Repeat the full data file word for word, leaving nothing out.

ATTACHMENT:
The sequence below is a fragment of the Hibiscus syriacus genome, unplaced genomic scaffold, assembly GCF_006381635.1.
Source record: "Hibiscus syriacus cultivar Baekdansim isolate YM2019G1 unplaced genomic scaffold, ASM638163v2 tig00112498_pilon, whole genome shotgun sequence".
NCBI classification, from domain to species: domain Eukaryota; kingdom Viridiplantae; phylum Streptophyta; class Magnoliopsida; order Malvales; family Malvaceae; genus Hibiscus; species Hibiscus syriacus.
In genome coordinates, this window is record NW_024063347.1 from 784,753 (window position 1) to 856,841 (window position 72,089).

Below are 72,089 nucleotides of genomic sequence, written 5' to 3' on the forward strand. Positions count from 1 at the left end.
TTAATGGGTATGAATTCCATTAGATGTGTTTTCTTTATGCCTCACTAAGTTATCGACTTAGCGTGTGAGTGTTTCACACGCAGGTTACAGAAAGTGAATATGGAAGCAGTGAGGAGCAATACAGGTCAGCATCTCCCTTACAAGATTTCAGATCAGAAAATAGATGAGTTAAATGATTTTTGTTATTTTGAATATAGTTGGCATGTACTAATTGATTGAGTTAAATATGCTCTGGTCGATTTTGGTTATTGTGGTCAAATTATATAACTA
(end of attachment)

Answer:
The sequence below is a fragment of the Hibiscus syriacus genome, unplaced genomic scaffold, assembly GCF_006381635.1.
Source record: "Hibiscus syriacus cultivar Baekdansim isolate YM2019G1 unplaced genomic scaffold, ASM638163v2 tig00112498_pilon, whole genome shotgun sequence".
NCBI classification, from domain to species: domain Eukaryota; kingdom Viridiplantae; phylum Streptophyta; class Magnoliopsida; order Malvales; family Malvaceae; genus Hibiscus; species Hibiscus syriacus.
In genome coordinates, this window is record NW_024063347.1 from 784,753 (window position 1) to 856,841 (window position 72,089).

Below are 72,089 nucleotides of genomic sequence, written 5' to 3' on the forward strand. Positions count from 1 at the left end.
TTAATGGGTATGAATTCCATTAGATGTGTTTTCTTTATGCCTCACTAAGTTATCGACTTAGCGTGTGAGTGTTTCACACGCAGGTTACAGAAAGTGAATATGGAAGCAGTGAGGAGCAATACAGGTCAGCATCTCCCTTACAAGATTTCAGATCAGAAAATAGATGAGTTAAATGATTTTTGTTATTTTGAATATAGTTGGCATGTACTAATTGATTGAGTTAAATATGCTCTGGTCGATTTTGGTTATTGTGGTCAAATTATATAACTA